The study, of over 1300 adults with high blood pressure in the Cape Town area, compared text message reminders and interactive text messaging to a control group receiving standard care. The results appear online in the American Heart Association journal Circulation.
Professor Andrew Farmer, from Oxford's Department of Primary Health Care Sciences explained: 'High blood pressure is a common condition that can be managed successfully with tablets. Yet, even in health systems where that medication is freely available, people can struggle to keep taking the tablets regularly.
'Two common issues are not turning up to collect medicine -- so running out -- or forgetting to take tablets. We knew that text messages had worked to support people with HIV/Aids to stick to their treatment and improve their health as a result. We wanted to see whether the messages could work for blood pressure treatment in a deprived community.'
In the area of Cape Town chosen for the trial, around a third of families live in shacks and almost two thirds have a monthly income less than 3500 Rand (£150 /$215). The clinic that serves the area provides free health services and medication.
Patients were randomly split into three equal-sized groups. All patients received written information about high blood pressure and healthy living. The first group then received weekly messages at a time and in the language they chose (Afrikaans, English, or isiXhosa). The messages, designed in consultation with people in low-income communities in the area, encouraged patients to collect and take their medication and educated them about hypertension and its treatment. Extra messages were sent to remind people when medicine was ready for collection or when they had a clinic appointment.
The second group received the same text messages but were able to interact with the automated service by calling to change or cancel appointments or change the language or time of the messages. The third group received standard care.
Health workers used mobile phones linked to blood pressure measuring devices to collect health information about patients, and text messaging was managed automatically using an affordable system developed by Oxford's Institute of Biomedical Engineering.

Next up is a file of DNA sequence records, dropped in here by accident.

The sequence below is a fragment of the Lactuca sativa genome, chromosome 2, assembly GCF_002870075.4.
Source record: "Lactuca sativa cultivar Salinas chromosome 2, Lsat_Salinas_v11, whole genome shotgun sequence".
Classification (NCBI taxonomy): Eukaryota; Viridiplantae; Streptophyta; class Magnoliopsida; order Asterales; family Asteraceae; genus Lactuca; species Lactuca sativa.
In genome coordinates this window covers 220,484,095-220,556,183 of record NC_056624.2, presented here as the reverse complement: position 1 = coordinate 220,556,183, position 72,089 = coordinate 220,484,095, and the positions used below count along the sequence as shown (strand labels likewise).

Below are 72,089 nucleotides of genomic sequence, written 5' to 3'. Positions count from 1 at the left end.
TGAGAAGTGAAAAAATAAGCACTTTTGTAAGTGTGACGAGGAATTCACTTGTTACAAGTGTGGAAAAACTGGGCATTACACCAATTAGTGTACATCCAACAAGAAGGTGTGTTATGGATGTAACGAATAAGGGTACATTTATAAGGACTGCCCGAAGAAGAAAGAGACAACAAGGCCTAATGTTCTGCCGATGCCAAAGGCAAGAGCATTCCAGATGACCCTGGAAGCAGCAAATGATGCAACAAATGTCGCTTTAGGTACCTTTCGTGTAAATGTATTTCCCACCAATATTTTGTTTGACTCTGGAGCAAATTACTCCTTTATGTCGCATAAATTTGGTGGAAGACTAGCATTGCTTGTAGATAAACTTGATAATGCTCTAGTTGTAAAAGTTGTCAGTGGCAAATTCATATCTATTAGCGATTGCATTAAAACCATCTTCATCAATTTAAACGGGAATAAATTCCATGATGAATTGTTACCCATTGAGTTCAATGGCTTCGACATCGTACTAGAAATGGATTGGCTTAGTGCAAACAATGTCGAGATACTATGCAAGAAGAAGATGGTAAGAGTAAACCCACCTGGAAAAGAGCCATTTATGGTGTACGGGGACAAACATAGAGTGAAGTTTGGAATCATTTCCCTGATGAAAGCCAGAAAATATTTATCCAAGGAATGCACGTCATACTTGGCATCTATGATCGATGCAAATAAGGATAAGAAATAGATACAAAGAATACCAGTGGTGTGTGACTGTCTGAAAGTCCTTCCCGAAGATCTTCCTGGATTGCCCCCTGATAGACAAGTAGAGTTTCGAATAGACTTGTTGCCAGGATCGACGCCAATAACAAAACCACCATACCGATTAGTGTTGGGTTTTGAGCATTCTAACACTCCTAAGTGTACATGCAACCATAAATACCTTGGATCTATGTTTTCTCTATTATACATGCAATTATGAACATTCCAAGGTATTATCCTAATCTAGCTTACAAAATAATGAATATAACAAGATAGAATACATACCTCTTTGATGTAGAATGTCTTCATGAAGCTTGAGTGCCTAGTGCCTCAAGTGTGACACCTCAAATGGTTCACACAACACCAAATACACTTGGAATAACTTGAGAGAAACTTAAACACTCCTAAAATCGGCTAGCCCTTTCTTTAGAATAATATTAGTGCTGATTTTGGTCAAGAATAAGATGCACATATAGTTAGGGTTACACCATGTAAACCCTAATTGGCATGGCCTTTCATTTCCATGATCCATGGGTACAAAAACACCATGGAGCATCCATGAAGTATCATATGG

After twelve months, all three groups had reduced blood pressure. However, those who had received text messages had a slightly greater reduction in their blood pressure and were more likely to have achieved a controlled blood pressure. Those who had had reminders were also more likely to have taken their medicine at least 80% of the time -- almost two thirds of those getting information messages reached that standard compared to just under half of those receiving standard care.
Professor Farmer said: 'The improvements seen were equivalent to those expected from intensive one-to-one behavioural counselling, which is usually more expensive. When we consider that those good at sticking to treatment are 20% less likely to die prematurely than those who don't manage that, any relatively low-cost intervention that helps people manage their high blood pressure successfully can save the very real personal, social and economic costs of the disease.'
Professor Lionel Tarassenko from Oxford's Institute of Biomedical Engineering said 'There is a great potential for mobile phone technology to help with the management of chronic diseases world-wide through automated messaging to the right person at the right time. With this study, we have demonstrated how this could be done in an area where large numbers of people are at risk because of uncontrolled blood pressure.'
The Oxford team say that further research into the optimum frequency and content of messages, and the costs of operation, are now needed.
In a linked editorial for Circulation, Julie C. Lauffenburger and Niteesh K. Choudhry, from Harvard Medical School say the study is an important scientific contribution and demonstrates the ability to conduct trials of mobile technology with rigour. They add: 'The investigators should also be commended for their use of pragmatic methods (including limited inclusion and exclusion criteria and relatively simple methods for outcome assessment) and design techniques (such as minimization) that are state-of-the-art for more traditional efficacy trials. Perhaps most importantly, the trial was also conducted in a resource-poor setting in which less evidence is available than in higher income countries.'
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